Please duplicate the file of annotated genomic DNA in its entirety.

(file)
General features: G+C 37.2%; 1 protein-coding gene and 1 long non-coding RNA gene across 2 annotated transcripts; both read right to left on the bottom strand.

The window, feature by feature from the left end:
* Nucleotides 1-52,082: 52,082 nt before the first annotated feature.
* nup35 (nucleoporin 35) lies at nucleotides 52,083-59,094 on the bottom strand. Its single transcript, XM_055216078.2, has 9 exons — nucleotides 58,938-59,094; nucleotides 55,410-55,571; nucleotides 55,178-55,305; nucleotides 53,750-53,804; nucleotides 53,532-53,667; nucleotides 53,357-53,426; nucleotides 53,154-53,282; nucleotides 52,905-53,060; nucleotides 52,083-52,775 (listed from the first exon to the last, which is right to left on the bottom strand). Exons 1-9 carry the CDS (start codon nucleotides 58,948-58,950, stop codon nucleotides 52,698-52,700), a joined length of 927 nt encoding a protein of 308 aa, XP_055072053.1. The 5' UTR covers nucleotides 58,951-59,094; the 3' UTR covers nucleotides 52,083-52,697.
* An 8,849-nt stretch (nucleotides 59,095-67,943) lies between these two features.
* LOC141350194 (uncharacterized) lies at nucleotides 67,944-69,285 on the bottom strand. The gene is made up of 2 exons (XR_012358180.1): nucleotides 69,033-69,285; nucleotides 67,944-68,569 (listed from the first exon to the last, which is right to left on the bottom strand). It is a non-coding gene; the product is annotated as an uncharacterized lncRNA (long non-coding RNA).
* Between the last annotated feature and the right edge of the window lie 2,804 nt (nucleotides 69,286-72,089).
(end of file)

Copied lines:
General features: G+C 37.2%; 1 protein-coding gene and 1 long non-coding RNA gene across 2 annotated transcripts; both read right to left on the bottom strand.

The window, feature by feature from the left end:
* Nucleotides 1-52,082: 52,082 nt before the first annotated feature.
* nup35 (nucleoporin 35) lies at nucleotides 52,083-59,094 on the bottom strand. Its single transcript, XM_055216078.2, has 9 exons — nucleotides 58,938-59,094; nucleotides 55,410-55,571; nucleotides 55,178-55,305; nucleotides 53,750-53,804; nucleotides 53,532-53,667; nucleotides 53,357-53,426; nucleotides 53,154-53,282; nucleotides 52,905-53,060; nucleotides 52,083-52,775 (listed from the first exon to the last, which is right to left on the bottom strand). Exons 1-9 carry the CDS (start codon nucleotides 58,948-58,950, stop codon nucleotides 52,698-52,700), a joined length of 927 nt encoding a protein of 308 aa, XP_055072053.1. The 5' UTR covers nucleotides 58,951-59,094; the 3' UTR covers nucleotides 52,083-52,697.
* An 8,849-nt stretch (nucleotides 59,095-67,943) lies between these two features.
* LOC141350194 (uncharacterized) lies at nucleotides 67,944-69,285 on the bottom strand. The gene is made up of 2 exons (XR_012358180.1): nucleotides 69,033-69,285; nucleotides 67,944-68,569 (listed from the first exon to the last, which is right to left on the bottom strand). It is a non-coding gene; the product is annotated as an uncharacterized lncRNA (long non-coding RNA).
* Between the last annotated feature and the right edge of the window lie 2,804 nt (nucleotides 69,286-72,089).